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Celebrating Jewish American Heritage Month: 'No place for antisemitism in Salt Lake City'

05/04/2023 07:32:18 PM


Sydnee Gonzalez,

SALT LAKE CITY — Julius Gerson Brooks and Isabella "Fanny" Bruck were the first known Jewish settlers in Utah. The husband and wife duo moved to Salt Lake City in 1864 and their millinery establishment became the first Jewish business in the area. Jews have continued to contribute to the state in a variety ways, ranging from business to politics.

Past pillars have included Utah's first and only Jewish governor, Simon Bamberger; and Louis Marcus, Salt Lake City's only Jewish mayor.

"These individuals have been dead for decades, but (their) names and stories still are mentioned with frequency in the halls of our synagogue," Kol Ami Rabbi Samuel Spector said, explaining that a quick drive downtown tells the stories of numerous Jewish contributions to Salt Lake. "I drove through downtown on my way back home past the symphony named for the Jewish conductor Maurice Abravanel; past our beautiful library created by Israel's greatest architect, Moshe Safdie; past the Greek Orthodox Church, which used to be home to one of our two main 19th-century synagogues that later merged and formed Congregation Kol Ami."

"Since 1853, 170 years ago, Jews have been contributing to this great city, making it our Jerusalem in America with its Jordan River and America's Dead Sea," Spector said. "When I tell people that I'm the rabbi of this great synagogue, I am telling them that I get to be a part of the great history of this city and that Jewish history in Salt Lake City is ... a living fountain that continues to contribute."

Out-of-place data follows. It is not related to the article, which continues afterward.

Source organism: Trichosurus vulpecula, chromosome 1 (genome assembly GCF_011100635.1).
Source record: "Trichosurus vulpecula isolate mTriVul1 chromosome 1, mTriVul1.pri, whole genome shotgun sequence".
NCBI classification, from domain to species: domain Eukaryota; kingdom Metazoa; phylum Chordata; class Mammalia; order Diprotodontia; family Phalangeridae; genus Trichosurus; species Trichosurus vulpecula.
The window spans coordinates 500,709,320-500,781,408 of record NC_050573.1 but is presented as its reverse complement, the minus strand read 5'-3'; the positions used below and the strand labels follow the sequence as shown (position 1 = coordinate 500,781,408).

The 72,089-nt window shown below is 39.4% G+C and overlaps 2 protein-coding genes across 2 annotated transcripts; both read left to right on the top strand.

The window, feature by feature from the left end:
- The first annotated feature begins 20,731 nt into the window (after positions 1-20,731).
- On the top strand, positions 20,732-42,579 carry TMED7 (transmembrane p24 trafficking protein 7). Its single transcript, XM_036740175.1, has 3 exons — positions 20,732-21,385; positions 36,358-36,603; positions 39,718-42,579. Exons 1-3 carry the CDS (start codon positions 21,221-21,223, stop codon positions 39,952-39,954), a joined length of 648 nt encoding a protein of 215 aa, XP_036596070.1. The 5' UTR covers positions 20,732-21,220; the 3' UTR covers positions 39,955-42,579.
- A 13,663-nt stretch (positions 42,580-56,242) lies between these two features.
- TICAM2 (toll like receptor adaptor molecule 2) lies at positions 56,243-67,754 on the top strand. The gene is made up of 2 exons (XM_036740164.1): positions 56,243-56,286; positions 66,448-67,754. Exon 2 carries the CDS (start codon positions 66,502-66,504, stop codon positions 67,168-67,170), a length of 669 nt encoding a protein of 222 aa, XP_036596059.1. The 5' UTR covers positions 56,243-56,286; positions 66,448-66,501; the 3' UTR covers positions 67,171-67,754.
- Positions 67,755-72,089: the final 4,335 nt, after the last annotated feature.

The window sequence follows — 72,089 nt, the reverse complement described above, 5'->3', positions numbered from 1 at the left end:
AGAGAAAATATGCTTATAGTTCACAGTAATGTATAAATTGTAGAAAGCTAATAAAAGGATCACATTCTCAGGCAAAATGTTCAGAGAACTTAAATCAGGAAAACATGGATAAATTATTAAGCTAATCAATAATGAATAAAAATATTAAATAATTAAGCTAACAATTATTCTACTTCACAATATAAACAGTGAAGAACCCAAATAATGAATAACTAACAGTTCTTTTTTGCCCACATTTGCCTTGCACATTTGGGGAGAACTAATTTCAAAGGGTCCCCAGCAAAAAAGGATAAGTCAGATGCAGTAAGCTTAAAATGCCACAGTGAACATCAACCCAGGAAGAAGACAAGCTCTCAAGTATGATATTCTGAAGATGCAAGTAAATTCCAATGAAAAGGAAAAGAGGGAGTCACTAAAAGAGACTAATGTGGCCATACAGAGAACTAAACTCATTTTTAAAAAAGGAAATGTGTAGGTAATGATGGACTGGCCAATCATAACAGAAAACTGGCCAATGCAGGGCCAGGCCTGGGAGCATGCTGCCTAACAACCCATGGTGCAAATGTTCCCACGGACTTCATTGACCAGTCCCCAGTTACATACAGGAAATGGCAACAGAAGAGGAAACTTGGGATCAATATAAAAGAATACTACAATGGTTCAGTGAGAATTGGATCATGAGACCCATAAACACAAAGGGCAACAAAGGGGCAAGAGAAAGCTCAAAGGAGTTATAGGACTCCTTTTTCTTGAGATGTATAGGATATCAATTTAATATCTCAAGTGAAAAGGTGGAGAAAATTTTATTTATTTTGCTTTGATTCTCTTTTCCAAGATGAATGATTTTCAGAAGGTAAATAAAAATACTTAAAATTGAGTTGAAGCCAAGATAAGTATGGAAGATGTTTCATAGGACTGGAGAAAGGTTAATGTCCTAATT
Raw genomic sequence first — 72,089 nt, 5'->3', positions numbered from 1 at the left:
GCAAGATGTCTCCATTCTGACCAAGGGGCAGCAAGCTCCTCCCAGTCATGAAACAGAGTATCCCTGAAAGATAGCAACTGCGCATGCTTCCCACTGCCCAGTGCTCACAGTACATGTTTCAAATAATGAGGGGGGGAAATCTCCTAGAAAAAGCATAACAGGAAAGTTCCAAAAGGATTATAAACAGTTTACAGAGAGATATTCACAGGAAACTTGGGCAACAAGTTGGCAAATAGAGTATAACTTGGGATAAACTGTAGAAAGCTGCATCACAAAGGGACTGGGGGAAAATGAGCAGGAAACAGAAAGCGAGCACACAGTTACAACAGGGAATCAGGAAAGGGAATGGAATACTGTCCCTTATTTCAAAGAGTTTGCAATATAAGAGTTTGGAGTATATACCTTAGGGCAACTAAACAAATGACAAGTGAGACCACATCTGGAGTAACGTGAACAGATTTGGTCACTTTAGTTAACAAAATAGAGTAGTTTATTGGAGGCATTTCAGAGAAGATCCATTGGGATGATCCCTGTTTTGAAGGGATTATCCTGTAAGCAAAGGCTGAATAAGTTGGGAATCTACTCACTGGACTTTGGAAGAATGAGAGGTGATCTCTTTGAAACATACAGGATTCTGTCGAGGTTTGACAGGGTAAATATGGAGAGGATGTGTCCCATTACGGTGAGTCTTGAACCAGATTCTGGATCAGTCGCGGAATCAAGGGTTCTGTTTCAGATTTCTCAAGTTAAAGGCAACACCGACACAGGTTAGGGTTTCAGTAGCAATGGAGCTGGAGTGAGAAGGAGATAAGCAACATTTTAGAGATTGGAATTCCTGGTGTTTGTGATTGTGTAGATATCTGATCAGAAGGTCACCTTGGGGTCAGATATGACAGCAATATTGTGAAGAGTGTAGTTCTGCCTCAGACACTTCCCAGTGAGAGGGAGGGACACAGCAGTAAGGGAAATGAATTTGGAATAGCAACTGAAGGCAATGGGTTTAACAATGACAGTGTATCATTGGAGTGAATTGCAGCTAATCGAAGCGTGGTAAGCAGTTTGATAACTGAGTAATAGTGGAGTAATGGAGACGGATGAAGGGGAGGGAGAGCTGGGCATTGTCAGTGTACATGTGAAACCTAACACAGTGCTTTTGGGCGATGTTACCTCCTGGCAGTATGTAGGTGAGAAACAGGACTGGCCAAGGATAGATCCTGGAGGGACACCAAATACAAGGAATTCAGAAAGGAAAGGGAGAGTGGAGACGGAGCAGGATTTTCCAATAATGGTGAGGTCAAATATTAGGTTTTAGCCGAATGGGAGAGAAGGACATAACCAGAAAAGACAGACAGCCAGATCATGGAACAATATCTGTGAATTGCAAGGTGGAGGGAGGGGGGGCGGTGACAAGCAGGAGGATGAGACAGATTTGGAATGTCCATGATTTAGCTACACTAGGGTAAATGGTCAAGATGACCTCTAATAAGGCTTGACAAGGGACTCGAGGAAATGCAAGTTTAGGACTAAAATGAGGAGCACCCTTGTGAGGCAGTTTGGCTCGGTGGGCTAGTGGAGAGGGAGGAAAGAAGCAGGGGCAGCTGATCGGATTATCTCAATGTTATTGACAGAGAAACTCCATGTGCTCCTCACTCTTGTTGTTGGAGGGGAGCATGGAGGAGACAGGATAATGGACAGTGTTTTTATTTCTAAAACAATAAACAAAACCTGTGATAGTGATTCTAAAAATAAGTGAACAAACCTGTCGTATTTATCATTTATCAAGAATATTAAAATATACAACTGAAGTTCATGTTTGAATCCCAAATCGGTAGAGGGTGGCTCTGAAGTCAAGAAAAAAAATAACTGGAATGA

Despite the community's contributions, Utah has not been immune to a national rise of antisemitism. Incidents have ranged from a 2012 shooting at the Kol Ami synagogue, a 2017 bomb threat to a Salt Lake City Jewish community center and antisemitic conspiracies from a Utah tech entrepreneur and state GOP fundraiser in 2022.

Mayor Erin Mendenhall said the city takes hate crimes seriously and works swiftly to address them. Those efforts included an active shooter and first aid training for some of Kol Ami's congregation.

"There is no place for antisemitism in Salt Lake City, nor should there be anywhere in society and I condemn it wholly," Mendenhall said. "While I'm grateful that we as a city can provide that assistance and training, it is troubling that it's still so necessary and urgent these days."

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Mon, May 29 2023 9 Sivan 5783